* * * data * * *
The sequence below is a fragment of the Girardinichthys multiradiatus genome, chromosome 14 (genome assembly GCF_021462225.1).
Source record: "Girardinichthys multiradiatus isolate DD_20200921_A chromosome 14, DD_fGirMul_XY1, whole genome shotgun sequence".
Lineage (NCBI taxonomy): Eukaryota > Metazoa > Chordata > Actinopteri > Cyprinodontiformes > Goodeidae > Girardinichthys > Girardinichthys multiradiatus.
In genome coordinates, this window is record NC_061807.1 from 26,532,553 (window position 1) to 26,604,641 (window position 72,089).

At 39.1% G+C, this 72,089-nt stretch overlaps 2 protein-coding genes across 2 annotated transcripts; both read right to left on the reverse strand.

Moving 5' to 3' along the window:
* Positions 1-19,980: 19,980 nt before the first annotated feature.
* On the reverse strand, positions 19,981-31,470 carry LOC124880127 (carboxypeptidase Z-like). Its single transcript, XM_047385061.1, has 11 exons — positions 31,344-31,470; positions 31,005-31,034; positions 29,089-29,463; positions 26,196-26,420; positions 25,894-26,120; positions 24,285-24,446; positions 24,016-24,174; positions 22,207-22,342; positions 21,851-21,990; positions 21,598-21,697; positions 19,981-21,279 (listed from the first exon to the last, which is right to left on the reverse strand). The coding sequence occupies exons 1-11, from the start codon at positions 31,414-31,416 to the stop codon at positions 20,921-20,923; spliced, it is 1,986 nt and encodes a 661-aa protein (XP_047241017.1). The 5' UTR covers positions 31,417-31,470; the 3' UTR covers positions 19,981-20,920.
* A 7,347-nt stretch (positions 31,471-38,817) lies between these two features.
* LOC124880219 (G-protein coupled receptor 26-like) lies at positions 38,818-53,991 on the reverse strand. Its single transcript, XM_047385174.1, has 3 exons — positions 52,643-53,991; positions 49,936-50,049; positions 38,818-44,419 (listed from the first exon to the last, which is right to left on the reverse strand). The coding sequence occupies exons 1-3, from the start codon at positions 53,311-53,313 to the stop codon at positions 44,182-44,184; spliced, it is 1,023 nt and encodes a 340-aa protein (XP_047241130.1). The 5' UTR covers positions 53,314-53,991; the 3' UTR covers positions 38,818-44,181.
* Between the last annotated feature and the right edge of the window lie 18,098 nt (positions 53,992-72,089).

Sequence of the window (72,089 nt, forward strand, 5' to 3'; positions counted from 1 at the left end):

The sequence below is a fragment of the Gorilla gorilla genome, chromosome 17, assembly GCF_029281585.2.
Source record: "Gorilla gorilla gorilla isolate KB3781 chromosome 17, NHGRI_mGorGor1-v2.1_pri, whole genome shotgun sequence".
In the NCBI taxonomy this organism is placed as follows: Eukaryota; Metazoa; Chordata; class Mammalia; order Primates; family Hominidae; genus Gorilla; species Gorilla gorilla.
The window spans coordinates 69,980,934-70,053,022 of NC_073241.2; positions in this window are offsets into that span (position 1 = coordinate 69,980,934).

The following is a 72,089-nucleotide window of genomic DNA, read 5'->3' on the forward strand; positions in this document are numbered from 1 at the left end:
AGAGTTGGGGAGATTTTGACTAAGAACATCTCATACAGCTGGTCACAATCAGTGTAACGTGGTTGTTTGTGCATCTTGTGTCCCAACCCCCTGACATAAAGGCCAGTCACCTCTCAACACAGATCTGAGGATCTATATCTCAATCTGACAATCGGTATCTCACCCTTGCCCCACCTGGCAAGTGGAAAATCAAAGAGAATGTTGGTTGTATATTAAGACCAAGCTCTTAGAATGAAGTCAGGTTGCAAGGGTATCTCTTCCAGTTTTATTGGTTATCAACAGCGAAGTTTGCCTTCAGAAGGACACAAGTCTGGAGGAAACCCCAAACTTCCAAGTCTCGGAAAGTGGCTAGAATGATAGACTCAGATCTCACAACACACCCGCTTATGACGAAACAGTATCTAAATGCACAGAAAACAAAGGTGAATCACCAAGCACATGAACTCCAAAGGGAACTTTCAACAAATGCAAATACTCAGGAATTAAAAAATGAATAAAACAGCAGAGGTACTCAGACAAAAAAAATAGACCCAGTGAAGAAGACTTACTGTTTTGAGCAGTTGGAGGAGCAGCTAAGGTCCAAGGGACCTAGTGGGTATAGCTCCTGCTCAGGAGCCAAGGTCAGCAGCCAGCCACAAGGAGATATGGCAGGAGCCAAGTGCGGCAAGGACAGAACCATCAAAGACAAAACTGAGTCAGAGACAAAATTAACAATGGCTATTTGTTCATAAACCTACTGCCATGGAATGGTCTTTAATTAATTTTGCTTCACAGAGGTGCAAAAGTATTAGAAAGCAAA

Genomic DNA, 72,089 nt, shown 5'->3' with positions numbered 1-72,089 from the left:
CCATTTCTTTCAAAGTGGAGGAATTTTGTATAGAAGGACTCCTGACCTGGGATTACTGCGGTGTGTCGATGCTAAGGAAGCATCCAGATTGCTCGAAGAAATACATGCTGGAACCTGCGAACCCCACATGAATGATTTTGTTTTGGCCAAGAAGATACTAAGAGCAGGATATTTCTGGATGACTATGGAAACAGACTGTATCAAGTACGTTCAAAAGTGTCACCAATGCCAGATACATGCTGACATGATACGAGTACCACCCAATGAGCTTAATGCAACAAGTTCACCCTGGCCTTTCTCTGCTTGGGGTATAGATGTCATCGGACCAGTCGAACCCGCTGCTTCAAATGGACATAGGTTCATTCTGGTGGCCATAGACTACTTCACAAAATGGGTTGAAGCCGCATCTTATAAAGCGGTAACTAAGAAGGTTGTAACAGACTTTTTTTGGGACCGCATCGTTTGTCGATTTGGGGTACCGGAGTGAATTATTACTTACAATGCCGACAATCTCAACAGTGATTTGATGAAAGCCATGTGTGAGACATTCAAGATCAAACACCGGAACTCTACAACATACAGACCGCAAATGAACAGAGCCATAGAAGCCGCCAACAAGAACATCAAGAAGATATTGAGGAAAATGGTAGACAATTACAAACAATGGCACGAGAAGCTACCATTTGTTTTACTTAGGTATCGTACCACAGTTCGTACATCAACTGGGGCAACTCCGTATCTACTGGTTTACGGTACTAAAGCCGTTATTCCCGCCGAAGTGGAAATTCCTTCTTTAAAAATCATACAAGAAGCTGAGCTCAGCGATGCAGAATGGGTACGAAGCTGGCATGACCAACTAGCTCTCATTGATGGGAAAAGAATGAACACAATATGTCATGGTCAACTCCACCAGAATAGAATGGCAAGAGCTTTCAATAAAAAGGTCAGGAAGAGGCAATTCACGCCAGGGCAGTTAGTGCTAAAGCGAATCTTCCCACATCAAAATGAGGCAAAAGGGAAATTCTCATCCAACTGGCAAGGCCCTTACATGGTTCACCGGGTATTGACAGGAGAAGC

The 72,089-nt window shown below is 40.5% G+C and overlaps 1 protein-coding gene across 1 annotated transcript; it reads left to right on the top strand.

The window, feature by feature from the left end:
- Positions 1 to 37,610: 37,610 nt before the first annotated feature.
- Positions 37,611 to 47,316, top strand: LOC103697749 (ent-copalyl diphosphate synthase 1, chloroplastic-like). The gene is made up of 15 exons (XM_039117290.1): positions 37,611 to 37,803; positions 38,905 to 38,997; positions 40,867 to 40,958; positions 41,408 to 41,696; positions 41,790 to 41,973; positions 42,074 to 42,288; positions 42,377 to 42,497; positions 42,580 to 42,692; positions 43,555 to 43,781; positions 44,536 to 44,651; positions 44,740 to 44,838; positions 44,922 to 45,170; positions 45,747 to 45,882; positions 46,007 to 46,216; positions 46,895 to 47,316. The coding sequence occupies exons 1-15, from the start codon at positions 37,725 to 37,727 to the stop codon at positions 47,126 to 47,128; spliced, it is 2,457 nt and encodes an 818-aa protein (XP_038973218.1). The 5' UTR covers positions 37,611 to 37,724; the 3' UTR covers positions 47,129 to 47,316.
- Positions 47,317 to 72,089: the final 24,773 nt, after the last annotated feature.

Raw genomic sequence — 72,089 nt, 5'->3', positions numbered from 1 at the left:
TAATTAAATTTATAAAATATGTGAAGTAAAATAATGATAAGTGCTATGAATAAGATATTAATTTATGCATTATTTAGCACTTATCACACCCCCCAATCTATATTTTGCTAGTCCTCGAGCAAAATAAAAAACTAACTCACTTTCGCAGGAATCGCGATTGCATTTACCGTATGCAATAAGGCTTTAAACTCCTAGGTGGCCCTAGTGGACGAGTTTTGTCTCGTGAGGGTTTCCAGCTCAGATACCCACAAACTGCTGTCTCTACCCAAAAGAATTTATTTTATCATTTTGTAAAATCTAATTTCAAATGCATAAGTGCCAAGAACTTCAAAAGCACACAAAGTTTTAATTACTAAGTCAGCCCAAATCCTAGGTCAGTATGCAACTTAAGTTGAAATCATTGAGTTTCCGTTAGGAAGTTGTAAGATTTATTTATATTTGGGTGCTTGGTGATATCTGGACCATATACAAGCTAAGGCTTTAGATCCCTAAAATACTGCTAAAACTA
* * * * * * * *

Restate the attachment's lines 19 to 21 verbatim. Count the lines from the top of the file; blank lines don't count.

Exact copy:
Genomic DNA, 72,089 nt, shown 5'->3' with positions numbered 1-72,089 from the left:
CCATTTCTTTCAAAGTGGAGGAATTTTGTATAGAAGGACTCCTGACCTGGGATTACTGCGGTGTGTCGATGCTAAGGAAGCATCCAGATTGCTCGAAGAAATACATGCTGGAACCTGCGAACCCCACATGAATGATTTTGTTTTGGCCAAGAAGATACTAAGAGCAGGATATTTCTGGATGACTATGGAAACAGACTGTATCAAGTACGTTCAAAAGTGTCACCAATGCCAGATACATGCTGACATGATACGAGTACCACCCAATGAGCTTAATGCAACAAGTTCACCCTGGCCTTTCTCTGCTTGGGGTATAGATGTCATCGGACCAGTCGAACCCGCTGCTTCAAATGGACATAGGTTCATTCTGGTGGCCATAGACTACTTCACAAAATGGGTTGAAGCCGCATCTTATAAAGCGGTAACTAAGAAGGTTGTAACAGACTTTTTTTGGGACCGCATCGTTTGTCGATTTGGGGTACCGGAGTGAATTATTACTTACAATGCCGACAATCTCAACAGTGATTTGATGAAAGCCATGTGTGAGACATTCAAGATCAAACACCGGAACTCTACAACATACAGACCGCAAATGAACAGAGCCATAGAAGCCGCCAACAAGAACATCAAGAAGATATTGAGGAAAATGGTAGACAATTACAAACAATGGCACGAGAAGCTACCATTTGTTTTACTTAGGTATCGTACCACAGTTCGTACATCAACTGGGGCAACTCCGTATCTACTGGTTTACGGTACTAAAGCCGTTATTCCCGCCGAAGTGGAAATTCCTTCTTTAAAAATCATACAAGAAGCTGAGCTCAGCGATGCAGAATGGGTACGAAGCTGGCATGACCAACTAGCTCTCATTGATGGGAAAAGAATGAACACAATATGTCATGGTCAACTCCACCAGAATAGAATGGCAAGAGCTTTCAATAAAAAGGTCAGGAAGAGGCAATTCACGCCAGGGCAGTTAGTGCTAAAGCGAATCTTCCCACATCAAAATGAGGCAAAAGGGAAATTCTCATCCAACTGGCAAGGCCCTTACATGGTTCACCGGGTATTGACAGGAGAAGC

The 72,089-nt window shown below is 40.5% G+C and overlaps 1 protein-coding gene across 1 annotated transcript; it reads left to right on the top strand.